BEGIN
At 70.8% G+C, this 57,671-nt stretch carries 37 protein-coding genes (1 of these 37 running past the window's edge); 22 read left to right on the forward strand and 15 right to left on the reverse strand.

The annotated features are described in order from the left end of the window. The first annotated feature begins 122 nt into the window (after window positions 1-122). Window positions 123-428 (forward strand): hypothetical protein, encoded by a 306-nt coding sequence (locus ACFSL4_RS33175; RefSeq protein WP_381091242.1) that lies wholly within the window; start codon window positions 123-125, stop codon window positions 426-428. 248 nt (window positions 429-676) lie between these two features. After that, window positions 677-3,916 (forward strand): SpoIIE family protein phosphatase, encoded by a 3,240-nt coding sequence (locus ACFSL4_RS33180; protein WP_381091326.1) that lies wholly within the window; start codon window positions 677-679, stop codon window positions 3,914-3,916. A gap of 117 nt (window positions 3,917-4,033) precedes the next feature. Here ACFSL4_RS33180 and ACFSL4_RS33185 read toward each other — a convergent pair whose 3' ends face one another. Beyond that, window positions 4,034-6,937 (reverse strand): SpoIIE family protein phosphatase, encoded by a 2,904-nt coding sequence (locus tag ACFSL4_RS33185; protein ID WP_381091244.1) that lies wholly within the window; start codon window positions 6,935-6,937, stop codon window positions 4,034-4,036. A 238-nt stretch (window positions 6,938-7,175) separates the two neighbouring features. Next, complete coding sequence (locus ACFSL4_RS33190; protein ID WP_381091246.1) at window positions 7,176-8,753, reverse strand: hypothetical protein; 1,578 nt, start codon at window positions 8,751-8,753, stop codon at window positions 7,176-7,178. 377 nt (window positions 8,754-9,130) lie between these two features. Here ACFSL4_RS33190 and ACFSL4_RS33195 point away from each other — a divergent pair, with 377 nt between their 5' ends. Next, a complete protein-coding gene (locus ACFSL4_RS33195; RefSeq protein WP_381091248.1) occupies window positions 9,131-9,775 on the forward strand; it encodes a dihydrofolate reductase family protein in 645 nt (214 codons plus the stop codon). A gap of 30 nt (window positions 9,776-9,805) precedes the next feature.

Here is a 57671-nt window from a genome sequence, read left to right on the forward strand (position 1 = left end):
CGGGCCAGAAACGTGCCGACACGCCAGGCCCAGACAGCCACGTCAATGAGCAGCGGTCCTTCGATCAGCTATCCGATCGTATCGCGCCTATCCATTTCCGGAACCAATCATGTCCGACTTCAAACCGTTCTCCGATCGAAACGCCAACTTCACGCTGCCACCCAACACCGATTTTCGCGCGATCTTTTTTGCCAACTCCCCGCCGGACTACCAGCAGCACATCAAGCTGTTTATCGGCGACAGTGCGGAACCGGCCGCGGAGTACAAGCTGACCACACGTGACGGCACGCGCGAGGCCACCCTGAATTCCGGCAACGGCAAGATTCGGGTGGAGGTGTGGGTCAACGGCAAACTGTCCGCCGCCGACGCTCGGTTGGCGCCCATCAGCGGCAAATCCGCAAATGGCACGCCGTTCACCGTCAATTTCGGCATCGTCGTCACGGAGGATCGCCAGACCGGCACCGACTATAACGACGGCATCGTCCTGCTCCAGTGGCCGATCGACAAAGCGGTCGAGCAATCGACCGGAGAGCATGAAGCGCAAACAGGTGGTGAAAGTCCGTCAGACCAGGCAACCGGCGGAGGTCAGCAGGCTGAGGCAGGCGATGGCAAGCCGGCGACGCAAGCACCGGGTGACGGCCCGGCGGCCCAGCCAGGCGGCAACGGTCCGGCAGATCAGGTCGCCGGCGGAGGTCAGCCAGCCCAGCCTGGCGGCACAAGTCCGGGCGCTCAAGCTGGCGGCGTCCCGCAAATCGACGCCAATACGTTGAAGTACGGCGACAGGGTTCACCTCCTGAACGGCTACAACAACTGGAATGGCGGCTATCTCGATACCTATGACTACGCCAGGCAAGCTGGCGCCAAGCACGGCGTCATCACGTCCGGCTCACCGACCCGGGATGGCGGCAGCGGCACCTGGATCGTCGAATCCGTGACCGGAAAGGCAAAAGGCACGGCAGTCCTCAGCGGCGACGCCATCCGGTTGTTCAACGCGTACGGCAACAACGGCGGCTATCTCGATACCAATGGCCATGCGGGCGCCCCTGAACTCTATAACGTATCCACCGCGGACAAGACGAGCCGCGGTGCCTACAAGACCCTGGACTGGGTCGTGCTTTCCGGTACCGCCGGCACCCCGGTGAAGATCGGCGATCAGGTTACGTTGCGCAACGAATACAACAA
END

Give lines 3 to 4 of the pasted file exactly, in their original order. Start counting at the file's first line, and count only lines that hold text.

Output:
Here is a 57671-nt window from a genome sequence, read left to right on the forward strand (position 1 = left end):
CGGGCCAGAAACGTGCCGACACGCCAGGCCCAGACAGCCACGTCAATGAGCAGCGGTCCTTCGATCAGCTATCCGATCGTATCGCGCCTATCCATTTCCGGAACCAATCATGTCCGACTTCAAACCGTTCTCCGATCGAAACGCCAACTTCACGCTGCCACCCAACACCGATTTTCGCGCGATCTTTTTTGCCAACTCCCCGCCGGACTACCAGCAGCACATCAAGCTGTTTATCGGCGACAGTGCGGAACCGGCCGCGGAGTACAAGCTGACCACACGTGACGGCACGCGCGAGGCCACCCTGAATTCCGGCAACGGCAAGATTCGGGTGGAGGTGTGGGTCAACGGCAAACTGTCCGCCGCCGACGCTCGGTTGGCGCCCATCAGCGGCAAATCCGCAAATGGCACGCCGTTCACCGTCAATTTCGGCATCGTCGTCACGGAGGATCGCCAGACCGGCACCGACTATAACGACGGCATCGTCCTGCTCCAGTGGCCGATCGACAAAGCGGTCGAGCAATCGACCGGAGAGCATGAAGCGCAAACAGGTGGTGAAAGTCCGTCAGACCAGGCAACCGGCGGAGGTCAGCAGGCTGAGGCAGGCGATGGCAAGCCGGCGACGCAAGCACCGGGTGACGGCCCGGCGGCCCAGCCAGGCGGCAACGGTCCGGCAGATCAGGTCGCCGGCGGAGGTCAGCCAGCCCAGCCTGGCGGCACAAGTCCGGGCGCTCAAGCTGGCGGCGTCCCGCAAATCGACGCCAATACGTTGAAGTACGGCGACAGGGTTCACCTCCTGAACGGCTACAACAACTGGAATGGCGGCTATCTCGATACCTATGACTACGCCAGGCAAGCTGGCGCCAAGCACGGCGTCATCACGTCCGGCTCACCGACCCGGGATGGCGGCAGCGGCACCTGGATCGTCGAATCCGTGACCGGAAAGGCAAAAGGCACGGCAGTCCTCAGCGGCGACGCCATCCGGTTGTTCAACGCGTACGGCAACAACGGCGGCTATCTCGATACCAATGGCCATGCGGGCGCCCCTGAACTCTATAACGTATCCACCGCGGACAAGACGAGCCGCGGTGCCTACAAGACCCTGGACTGGGTCGTGCTTTCCGGTACCGCCGGCACCCCGGTGAAGATCGGCGATCAGGTTACGTTGCGCAACGAATACAACAA